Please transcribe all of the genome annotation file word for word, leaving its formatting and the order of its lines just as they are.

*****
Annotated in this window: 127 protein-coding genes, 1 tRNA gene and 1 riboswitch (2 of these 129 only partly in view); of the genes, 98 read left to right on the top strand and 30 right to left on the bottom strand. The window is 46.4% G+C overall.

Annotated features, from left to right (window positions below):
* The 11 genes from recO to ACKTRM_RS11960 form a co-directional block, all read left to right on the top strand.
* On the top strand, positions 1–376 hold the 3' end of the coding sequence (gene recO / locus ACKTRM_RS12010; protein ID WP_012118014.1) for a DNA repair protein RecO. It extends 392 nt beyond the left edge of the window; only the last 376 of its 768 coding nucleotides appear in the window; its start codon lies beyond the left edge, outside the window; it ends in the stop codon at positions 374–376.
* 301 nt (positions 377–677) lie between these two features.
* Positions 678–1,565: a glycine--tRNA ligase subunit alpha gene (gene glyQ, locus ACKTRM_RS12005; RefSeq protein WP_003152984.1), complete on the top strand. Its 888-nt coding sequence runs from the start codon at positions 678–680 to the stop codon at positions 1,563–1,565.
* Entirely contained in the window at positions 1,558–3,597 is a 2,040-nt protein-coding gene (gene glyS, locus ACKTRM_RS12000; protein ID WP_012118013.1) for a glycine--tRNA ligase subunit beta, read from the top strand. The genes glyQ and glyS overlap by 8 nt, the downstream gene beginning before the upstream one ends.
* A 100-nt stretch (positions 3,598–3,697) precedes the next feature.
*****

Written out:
Annotated in this window: 127 protein-coding genes, 1 tRNA gene and 1 riboswitch (2 of these 129 only partly in view); of the genes, 98 read left to right on the top strand and 30 right to left on the bottom strand. The window is 46.4% G+C overall.

Annotated features, from left to right (window positions below):
* The 11 genes from recO to ACKTRM_RS11960 form a co-directional block, all read left to right on the top strand.
* On the top strand, positions 1–376 hold the 3' end of the coding sequence (gene recO / locus ACKTRM_RS12010; protein ID WP_012118014.1) for a DNA repair protein RecO. It extends 392 nt beyond the left edge of the window; only the last 376 of its 768 coding nucleotides appear in the window; its start codon lies beyond the left edge, outside the window; it ends in the stop codon at positions 374–376.
* 301 nt (positions 377–677) lie between these two features.
* Positions 678–1,565: a glycine--tRNA ligase subunit alpha gene (gene glyQ, locus ACKTRM_RS12005; RefSeq protein WP_003152984.1), complete on the top strand. Its 888-nt coding sequence runs from the start codon at positions 678–680 to the stop codon at positions 1,563–1,565.
* Entirely contained in the window at positions 1,558–3,597 is a 2,040-nt protein-coding gene (gene glyS, locus ACKTRM_RS12000; protein ID WP_012118013.1) for a glycine--tRNA ligase subunit beta, read from the top strand. The genes glyQ and glyS overlap by 8 nt, the downstream gene beginning before the upstream one ends.
* A 100-nt stretch (positions 3,598–3,697) precedes the next feature.